Grains are high in carbohydrate, vital for energy production, concentration and mood. They are low in fat, which is good for your heart and your weight. Plus they are good sources of protein and provide your body with fibre, vitamins and minerals. Wholegrains are particularly beneficial because they still contain bran, endosperm and germ, which are all higher in fibre and nutrients. According to the Grains and Legumes Nutrition Council (GLNC): “Wholegrains contain more than 26 nutrients and phytonutrients, which are bioactive substances thought to play a role in disease protection.”
» Dietary fibre: such as lignans, beta-glucan and soluble pentosans
» Vitamins: especially B-group vitamins and antioxidant vitamin E
» Minerals: including iron, zinc, magnesium and selenium
» Many bioactive phytochemicals: including phytoesterols (which help lower cholesterol) and carotenoids (which act as antioxidants).
“There is now strong and growing evidence that regular consumption of grain foods, specifically wholegrain, play an important role in disease protection,” says the GLNC. Studies in the USA, UK and Europe consistently report that the consumption of wholegrain foods reduces overall disease risk and death from all causes. If you have issues with gluten, use gluten-free grains such as buckwheat.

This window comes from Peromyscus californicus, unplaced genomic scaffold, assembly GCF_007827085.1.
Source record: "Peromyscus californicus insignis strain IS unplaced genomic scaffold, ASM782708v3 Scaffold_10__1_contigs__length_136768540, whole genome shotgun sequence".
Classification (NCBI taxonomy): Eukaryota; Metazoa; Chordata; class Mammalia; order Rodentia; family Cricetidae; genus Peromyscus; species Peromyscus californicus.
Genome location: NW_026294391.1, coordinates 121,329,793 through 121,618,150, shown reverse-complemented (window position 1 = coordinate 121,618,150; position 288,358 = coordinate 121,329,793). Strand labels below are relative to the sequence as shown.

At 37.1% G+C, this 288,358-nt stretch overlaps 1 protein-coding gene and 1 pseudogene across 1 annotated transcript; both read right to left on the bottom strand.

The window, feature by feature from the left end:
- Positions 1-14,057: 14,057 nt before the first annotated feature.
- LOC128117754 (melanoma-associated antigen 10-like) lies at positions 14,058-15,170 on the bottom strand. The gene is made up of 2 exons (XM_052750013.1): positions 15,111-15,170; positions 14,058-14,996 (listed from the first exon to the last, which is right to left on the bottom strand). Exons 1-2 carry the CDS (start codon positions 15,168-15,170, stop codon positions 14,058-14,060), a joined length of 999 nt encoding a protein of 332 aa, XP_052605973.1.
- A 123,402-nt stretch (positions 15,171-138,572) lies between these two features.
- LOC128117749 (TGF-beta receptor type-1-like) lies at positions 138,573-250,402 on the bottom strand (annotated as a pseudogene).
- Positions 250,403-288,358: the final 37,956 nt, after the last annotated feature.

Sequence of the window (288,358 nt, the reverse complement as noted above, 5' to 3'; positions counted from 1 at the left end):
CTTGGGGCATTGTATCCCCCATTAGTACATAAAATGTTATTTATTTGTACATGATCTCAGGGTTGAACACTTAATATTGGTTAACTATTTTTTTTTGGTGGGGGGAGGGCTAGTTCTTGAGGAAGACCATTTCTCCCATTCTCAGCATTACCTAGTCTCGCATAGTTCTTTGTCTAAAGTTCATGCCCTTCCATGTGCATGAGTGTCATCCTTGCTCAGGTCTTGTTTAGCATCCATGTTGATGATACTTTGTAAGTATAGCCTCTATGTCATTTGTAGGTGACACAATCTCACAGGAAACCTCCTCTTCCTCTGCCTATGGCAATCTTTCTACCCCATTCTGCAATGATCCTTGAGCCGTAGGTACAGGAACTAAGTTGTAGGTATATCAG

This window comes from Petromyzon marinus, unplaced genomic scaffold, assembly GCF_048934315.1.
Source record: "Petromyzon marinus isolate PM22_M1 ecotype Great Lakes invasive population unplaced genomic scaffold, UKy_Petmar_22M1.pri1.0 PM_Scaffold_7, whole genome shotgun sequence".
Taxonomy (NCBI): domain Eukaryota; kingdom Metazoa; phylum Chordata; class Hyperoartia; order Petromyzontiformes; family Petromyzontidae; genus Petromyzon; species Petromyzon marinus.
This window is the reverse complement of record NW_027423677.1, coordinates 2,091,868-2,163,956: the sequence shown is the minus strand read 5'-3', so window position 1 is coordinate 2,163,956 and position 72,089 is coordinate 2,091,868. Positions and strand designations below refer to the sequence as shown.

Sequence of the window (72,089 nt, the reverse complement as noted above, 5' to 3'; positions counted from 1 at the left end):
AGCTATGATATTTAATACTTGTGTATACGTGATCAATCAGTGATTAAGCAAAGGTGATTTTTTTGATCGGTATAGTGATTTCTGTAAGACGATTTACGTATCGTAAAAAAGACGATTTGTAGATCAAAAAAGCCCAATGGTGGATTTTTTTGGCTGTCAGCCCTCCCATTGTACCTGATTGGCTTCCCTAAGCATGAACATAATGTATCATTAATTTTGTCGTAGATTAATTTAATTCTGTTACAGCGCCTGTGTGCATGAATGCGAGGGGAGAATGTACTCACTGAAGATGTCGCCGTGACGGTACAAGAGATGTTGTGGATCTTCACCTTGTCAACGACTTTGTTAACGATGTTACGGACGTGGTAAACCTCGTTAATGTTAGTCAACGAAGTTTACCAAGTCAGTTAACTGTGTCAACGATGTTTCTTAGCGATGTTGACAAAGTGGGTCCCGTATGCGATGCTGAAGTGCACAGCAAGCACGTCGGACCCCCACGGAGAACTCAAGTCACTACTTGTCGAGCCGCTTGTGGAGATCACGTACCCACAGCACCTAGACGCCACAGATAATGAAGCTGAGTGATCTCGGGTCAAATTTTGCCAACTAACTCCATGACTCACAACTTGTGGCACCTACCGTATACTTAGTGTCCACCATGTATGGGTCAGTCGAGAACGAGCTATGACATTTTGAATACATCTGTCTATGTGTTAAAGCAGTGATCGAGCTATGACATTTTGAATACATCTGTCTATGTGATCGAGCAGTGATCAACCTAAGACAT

» Stoneground wholemeal flour
» Brown rice
» Steel cut oats
There is plenty of evidence to justify dairy foods as part of a healthy diet plan, beyond the well-known perk of helping to strengthen bones.
Foods such as kefir and yoghurt provide good live bacteria to benefit gut health. Research from the University of Copenhagen has also shown that cheese appears to boost levels of butyrate, a compound that is produced by gut bacteria and has numerous benefits for overall health. Full-fat milk, cheese, yoghurt and butter products may also be healthier than previously thought. Harvard research shows that they contain trans-palitoleic acids (TPA), fatty acids linked to healthier levels of blood cholesterol, lower inflammation, stable insulin levels and improved insulin sensitivity. This may be why high-fat yoghurt and cheese are now being linked to lower risk of type 2 diabetes.
Along with gluten, a growing number of people have been steering clear of dairy foods in recent years. In addition to true lactose intolerance, some people find that foods such as milk and cheese contribute to stomach upsets, acne or pimple outbreaks, headaches and skin rashes. The answer? Try goat or sheep’s milk: many sensitive individuals tolerate these dairy forms better than the cow version because it has a closer make-up to the human breast milk we consume as babies.
» Plain pot-set Greek yoghurt
» Goat’s or sheep’s cheese